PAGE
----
MT: Communication efforts have been big.
DW: During your time in GPSC, what accomplishment have you been most proud of?
MT: I think I'm most proud of getting to outreach to more students. This week was Graduate Professional Student Appreciation Week, and we really revamped how we did it. It used to be that we would have a breakfast here on the [UA] Mall and maybe do one other evening event during the week. While that's a start, as I've said, kind of understanding where graduate students [are] and how they act, most of them don't come by the Mall. So we've had an amazing council this year who's really put a lot of effort into rethinking how we do things, not just sticking with the status quo. As a result, we had breakfast all across campus all week, we brought food trucks in on Thursday and got to serve 200 graduate students there. We did a bowling night [Saturday]. We're doing Autobahn. Tonight we're having a social, which we normally have at No Anchovies. I think what I'm most proud of is being able to help the council brainstorm and getting them all involved in really moving forward things that graduate students like and appreciate ... I'm pretty proud of, not just what I've done on that end, but really how everybody's jumped in and been a part of that.
DT: I think starting conversations around child care, starting conversations about how to look at tuition and fees from the graduate perspective. I think that's something we talk about a lot.
DW: Why did you first get involved with GPSC?
MT: I first got involved with GPSC because of a policy the university has that graduate students can't teach gen-ed, which is a ludicrous policy. We're the only university that I've seen that has that policy. Those are the classes that make the most sense for graduates to be teaching, and for departments like mine, where it's a small department and so many of the classes are considered gen-eds, you really cut off the professional development of those who want to go into higher [education] and who want to teach. I could teach these same classes at Pima, but the problem becomes for international students; they can't because they can't work off-campus. I saw that as a really big problem and I initially jumped onto GPSC wanting to really tackle that, and we've made some headway with that. And we're still trying to get that policy overturned, but, you know, it kind of introduces you to the whole array of things you could be advocating for, certainly.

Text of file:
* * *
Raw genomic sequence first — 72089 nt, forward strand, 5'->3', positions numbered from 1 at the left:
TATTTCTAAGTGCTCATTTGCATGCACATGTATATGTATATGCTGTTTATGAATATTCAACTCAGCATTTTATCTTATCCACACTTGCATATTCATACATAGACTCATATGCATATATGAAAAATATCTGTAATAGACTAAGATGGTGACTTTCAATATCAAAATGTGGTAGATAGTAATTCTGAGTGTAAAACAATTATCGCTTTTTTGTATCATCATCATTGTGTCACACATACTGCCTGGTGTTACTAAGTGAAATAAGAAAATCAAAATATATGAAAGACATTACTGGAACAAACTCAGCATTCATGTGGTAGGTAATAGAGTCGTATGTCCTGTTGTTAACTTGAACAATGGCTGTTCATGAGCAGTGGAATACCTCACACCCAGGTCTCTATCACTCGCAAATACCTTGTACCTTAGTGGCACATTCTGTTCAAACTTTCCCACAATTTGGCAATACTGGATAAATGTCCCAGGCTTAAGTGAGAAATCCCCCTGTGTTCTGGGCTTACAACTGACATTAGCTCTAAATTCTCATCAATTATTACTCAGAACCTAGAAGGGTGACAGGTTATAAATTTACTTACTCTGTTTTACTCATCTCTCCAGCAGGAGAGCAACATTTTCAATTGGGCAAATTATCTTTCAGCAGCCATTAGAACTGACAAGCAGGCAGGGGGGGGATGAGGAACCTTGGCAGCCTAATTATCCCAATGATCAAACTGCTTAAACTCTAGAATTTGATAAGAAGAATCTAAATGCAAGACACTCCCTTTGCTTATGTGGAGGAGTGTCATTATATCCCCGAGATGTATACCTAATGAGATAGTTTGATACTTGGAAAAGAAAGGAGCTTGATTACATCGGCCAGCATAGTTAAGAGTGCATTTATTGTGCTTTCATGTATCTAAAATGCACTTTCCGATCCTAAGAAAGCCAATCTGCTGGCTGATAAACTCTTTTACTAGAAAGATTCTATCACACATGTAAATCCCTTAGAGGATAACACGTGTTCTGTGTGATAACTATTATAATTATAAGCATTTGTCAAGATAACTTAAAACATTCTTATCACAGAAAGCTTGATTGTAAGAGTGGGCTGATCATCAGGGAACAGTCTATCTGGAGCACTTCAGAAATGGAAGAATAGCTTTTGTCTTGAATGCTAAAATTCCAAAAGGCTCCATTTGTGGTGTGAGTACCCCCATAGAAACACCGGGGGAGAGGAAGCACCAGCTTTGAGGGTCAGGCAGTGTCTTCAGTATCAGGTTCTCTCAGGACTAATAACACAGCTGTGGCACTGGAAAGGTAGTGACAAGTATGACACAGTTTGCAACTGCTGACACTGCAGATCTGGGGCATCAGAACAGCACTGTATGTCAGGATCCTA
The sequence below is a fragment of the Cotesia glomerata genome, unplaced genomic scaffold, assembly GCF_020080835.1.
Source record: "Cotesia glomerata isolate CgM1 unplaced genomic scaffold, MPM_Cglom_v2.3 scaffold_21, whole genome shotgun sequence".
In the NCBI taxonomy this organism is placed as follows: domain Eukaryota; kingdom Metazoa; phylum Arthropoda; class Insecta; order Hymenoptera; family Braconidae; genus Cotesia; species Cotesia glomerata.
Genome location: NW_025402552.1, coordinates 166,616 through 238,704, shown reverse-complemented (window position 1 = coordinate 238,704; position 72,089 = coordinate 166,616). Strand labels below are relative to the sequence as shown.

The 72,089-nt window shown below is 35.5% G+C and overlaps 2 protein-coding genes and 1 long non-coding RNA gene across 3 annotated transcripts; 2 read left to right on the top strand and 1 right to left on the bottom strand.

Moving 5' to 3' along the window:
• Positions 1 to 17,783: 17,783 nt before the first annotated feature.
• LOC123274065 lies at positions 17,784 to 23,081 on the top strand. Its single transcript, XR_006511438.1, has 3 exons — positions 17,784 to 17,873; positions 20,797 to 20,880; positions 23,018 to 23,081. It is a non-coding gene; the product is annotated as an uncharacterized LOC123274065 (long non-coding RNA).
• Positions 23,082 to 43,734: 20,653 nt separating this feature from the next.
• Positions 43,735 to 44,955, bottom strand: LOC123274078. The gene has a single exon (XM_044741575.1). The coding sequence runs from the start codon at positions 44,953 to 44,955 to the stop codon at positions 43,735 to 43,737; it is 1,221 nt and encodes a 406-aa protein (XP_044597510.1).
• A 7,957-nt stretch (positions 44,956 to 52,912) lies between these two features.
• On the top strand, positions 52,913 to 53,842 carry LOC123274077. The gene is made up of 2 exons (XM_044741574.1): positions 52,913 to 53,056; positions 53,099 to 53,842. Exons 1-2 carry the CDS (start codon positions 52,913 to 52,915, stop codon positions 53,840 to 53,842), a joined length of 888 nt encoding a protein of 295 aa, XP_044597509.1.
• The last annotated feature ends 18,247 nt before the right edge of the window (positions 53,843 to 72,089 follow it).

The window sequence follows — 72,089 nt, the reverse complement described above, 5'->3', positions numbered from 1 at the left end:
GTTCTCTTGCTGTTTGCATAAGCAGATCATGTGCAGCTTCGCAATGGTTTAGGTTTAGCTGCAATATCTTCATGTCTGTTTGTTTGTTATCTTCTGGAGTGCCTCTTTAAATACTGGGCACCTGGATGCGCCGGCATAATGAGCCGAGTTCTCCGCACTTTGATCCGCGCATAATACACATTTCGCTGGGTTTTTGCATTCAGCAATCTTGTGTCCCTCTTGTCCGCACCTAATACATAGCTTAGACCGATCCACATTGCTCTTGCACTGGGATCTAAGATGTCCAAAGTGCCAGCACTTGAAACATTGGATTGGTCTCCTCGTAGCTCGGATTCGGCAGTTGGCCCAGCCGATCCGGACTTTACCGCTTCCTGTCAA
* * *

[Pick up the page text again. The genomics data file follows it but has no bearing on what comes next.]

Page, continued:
DT: I started getting involved with GPSC because I came out to some of the events, starting with orientation, starting with some of the socials, and it felt like something I wanted to be involved with. As I got more and more involved with it, I got more invested into the programs they'd been running and sort of had some ideas on how to make things better and it went from there.
DW: What do you see as the future of GPSC?
MT: I think the future of GPSC is a lot of what it's always been about, which is advocacy. Advocating on behalf of graduate professional students and making sure that we're really pushing and asking for the things that are going to make that experience that best it can. I think we've really moved into an area in which the council, whether or not we always agree on the same things, that that agreement doesn't turn into a dissolution or devolving into people fighting with each other and instead trying to get to the best solution and then go forward and advocate for it. Because no matter how we think the best way to approach those things [is], if we're all pulling the same direction we actually get somewhere.
DT: I see a lot of it as, not only what what Marie said about advocacy, but trying to reach out to students, connecting students to each other and figuring out what their needs are. Because I think that's sort of the direction we're moving in. Since I've doing GPSC I think our reach has increased dramatically, so I think we just continue that trend, being able to reach more students, getting students involved and being able to advocate for what they want.